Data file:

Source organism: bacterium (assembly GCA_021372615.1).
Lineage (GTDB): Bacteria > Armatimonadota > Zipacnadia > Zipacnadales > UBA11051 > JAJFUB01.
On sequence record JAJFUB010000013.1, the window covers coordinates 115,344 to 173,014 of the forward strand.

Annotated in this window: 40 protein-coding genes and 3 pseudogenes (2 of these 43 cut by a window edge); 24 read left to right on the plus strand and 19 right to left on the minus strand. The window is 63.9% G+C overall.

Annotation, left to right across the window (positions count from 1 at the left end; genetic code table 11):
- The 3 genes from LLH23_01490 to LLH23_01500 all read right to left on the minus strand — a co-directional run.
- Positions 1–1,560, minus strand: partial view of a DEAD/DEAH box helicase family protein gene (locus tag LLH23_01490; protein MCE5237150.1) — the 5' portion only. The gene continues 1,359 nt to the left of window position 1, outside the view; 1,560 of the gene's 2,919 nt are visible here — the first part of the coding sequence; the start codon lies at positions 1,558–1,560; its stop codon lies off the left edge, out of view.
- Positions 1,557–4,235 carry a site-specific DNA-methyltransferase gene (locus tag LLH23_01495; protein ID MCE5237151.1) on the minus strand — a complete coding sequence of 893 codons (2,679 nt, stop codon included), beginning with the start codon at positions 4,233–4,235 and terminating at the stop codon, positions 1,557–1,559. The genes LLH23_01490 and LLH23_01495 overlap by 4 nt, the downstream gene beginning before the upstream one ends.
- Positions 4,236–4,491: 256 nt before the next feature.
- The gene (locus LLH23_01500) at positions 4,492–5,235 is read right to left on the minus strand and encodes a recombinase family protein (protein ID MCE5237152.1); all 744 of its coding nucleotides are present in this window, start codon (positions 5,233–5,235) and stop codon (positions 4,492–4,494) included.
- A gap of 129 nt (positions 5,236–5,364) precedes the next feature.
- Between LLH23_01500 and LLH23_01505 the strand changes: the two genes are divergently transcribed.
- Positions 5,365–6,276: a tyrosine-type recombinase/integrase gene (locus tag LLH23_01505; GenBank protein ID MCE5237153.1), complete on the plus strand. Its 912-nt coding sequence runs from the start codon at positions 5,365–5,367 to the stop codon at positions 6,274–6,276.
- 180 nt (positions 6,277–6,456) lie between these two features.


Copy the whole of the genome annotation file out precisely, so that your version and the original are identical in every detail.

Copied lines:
Source organism: bacterium (assembly GCA_021372615.1).
Lineage (GTDB): Bacteria > Armatimonadota > Zipacnadia > Zipacnadales > UBA11051 > JAJFUB01.
On sequence record JAJFUB010000013.1, the window covers coordinates 115,344 to 173,014 of the forward strand.

Annotated in this window: 40 protein-coding genes and 3 pseudogenes (2 of these 43 cut by a window edge); 24 read left to right on the plus strand and 19 right to left on the minus strand. The window is 63.9% G+C overall.

Annotation, left to right across the window (positions count from 1 at the left end; genetic code table 11):
- The 3 genes from LLH23_01490 to LLH23_01500 all read right to left on the minus strand — a co-directional run.
- Positions 1–1,560, minus strand: partial view of a DEAD/DEAH box helicase family protein gene (locus tag LLH23_01490; protein MCE5237150.1) — the 5' portion only. The gene continues 1,359 nt to the left of window position 1, outside the view; 1,560 of the gene's 2,919 nt are visible here — the first part of the coding sequence; the start codon lies at positions 1,558–1,560; its stop codon lies off the left edge, out of view.
- Positions 1,557–4,235 carry a site-specific DNA-methyltransferase gene (locus tag LLH23_01495; protein ID MCE5237151.1) on the minus strand — a complete coding sequence of 893 codons (2,679 nt, stop codon included), beginning with the start codon at positions 4,233–4,235 and terminating at the stop codon, positions 1,557–1,559. The genes LLH23_01490 and LLH23_01495 overlap by 4 nt, the downstream gene beginning before the upstream one ends.
- Positions 4,236–4,491: 256 nt before the next feature.
- The gene (locus LLH23_01500) at positions 4,492–5,235 is read right to left on the minus strand and encodes a recombinase family protein (protein ID MCE5237152.1); all 744 of its coding nucleotides are present in this window, start codon (positions 5,233–5,235) and stop codon (positions 4,492–4,494) included.
- A gap of 129 nt (positions 5,236–5,364) precedes the next feature.
- Between LLH23_01500 and LLH23_01505 the strand changes: the two genes are divergently transcribed.
- Positions 5,365–6,276: a tyrosine-type recombinase/integrase gene (locus tag LLH23_01505; GenBank protein ID MCE5237153.1), complete on the plus strand. Its 912-nt coding sequence runs from the start codon at positions 5,365–5,367 to the stop codon at positions 6,274–6,276.
- 180 nt (positions 6,277–6,456) lie between these two features.